By Shannon Mominee
As the morning commute and evening mountain bike rides turn colder, I find myself searching for the warmer clothing I know I have somewhere. Fortunately, it’s easier to find my dog Roman’s winter gear and before the snow falls I thought it would be a good idea to give his Ruffwear a test run to check on its condition.
Last year, I bought Roman a Ruffwear Cloud Chaser jacket, which he loves, and reviewed it on our website. I won’t embarrass him with a photo, but lets just say I had to cut his food back and increase his mountain biking to get him back into his prime weight. Seems our overly friendly neighbors are treating him too much. They say he’s skinny. I say he’s fit.
Roman also received a pair of Bark’n Boots Polar Trex last winter, but I forgot to photograph him in the snow. (Hence the current late autumn photos here). The Polar Trex model have a Vibram sole with a shallow lug pattern, softshell construction with a DWR coating, and an extended height to prevent the snow from entering and to protect your dog’s legs from your ski edges. A pair of straps keep them in place and reflective piping adds visability to your pooch on evening walks.
He puts up with me sliding the boots over his paws and adjusting both straps, but then does the most ridiculous Tiny Tim impression and slaps his paws in a high-step fashion, club footing around the house. After a few minutes he walks and runs normal and I can breath again after laughing at him.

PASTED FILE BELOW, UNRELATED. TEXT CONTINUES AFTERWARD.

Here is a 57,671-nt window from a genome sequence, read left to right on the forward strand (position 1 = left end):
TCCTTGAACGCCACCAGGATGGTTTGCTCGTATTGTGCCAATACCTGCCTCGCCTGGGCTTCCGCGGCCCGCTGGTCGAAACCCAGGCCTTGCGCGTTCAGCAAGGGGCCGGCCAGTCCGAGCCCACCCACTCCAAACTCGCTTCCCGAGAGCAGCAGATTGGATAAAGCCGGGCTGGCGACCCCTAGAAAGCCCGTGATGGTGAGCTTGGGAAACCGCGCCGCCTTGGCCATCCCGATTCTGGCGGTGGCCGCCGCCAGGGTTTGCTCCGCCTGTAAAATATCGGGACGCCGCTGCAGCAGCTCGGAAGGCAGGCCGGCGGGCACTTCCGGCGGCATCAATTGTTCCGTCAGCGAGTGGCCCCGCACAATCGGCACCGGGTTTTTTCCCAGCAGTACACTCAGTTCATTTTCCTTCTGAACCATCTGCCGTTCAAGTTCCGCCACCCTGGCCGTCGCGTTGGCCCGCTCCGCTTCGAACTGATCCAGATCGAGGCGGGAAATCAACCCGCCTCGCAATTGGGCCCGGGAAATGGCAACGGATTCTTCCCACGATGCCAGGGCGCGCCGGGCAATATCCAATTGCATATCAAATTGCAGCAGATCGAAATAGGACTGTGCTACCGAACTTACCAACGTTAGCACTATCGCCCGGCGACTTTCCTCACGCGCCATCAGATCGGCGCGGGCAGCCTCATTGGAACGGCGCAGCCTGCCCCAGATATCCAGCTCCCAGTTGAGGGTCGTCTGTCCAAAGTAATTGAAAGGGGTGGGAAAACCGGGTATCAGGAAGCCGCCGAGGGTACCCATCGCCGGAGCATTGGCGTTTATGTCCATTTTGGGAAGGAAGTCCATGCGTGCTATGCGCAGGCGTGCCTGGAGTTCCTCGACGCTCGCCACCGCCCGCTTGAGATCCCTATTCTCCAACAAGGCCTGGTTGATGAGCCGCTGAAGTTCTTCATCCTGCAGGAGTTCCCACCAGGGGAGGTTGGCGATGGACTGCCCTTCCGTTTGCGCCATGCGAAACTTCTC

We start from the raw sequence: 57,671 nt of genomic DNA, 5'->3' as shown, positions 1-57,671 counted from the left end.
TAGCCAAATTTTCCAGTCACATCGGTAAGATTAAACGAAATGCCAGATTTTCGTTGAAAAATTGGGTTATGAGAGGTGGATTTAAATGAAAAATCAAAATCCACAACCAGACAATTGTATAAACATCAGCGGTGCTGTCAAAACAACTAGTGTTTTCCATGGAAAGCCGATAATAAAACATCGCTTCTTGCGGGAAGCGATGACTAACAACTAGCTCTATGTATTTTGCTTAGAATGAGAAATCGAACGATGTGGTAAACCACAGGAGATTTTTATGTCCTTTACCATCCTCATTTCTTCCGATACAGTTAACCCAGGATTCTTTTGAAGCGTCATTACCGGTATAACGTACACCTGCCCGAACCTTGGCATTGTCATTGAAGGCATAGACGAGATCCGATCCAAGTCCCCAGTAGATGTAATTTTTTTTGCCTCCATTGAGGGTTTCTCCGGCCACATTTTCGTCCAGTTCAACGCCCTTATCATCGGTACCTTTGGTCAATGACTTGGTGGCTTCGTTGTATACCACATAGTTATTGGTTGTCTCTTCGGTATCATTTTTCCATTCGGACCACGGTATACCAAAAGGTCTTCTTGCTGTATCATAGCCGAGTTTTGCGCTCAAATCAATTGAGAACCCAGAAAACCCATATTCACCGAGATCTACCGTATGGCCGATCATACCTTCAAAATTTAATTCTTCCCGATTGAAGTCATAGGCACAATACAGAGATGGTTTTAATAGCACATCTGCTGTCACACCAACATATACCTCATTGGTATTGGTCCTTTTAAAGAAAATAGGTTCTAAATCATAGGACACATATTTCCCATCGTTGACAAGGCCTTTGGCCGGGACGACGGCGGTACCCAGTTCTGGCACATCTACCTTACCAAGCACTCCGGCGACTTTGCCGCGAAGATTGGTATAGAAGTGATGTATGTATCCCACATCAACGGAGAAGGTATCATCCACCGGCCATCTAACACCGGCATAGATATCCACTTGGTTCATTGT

I like to put his boots on him when we are walking around the neighborhood to prevent sidewalk salt from affecting his pads. I live close to a soccer/football field where I take him so he can just run in the snow without snow and ice accumulating between his deep pads.
In the park and on the trails, the type of snow and trail condition dictates usage. With new snow, fresh trails, or exploring off trail in deep snow he wears the boots. They do a fine job of protecting his paws from the cold and prevent snow from building up between his webbed-toes, so I don’t need to remove a glove and dig the snow out with a frozen finger.
He occasionally looses a boot, but the bright red color is easy to spot and put back on him. If I bought another pair, I would go a size smaller just so they are a little tighter.
If the trail snow is compressed or icy, I’d rather he runs barepaw, so he can use his claws. Nature provided him with more traction than the boots do. I think if I lived somewhere with flat terrain the boots would be great on packed trails, but with the hills and rapid rollercoaster ups and downs around Pittsburgh he slides out a bit.
Overall, the Bark’n Boots Polar Trex do protect Roman’s paws from the wintery conditions. I’ve also used them to keep him from licking paw wounds, as the Bark’n Boots are superior to anything the vet has. In the southwest I’ve seen dogs wearing the shorter Grip Trex boot to protect paws against the jagged rock and thorns of the desert. The Poler Trex retail for $90 for 4 and can be purchased individually if one is lost.
Ruffwear, if you need a handsome model, Roman works for cheap.
See more at www.ruffwear.com.
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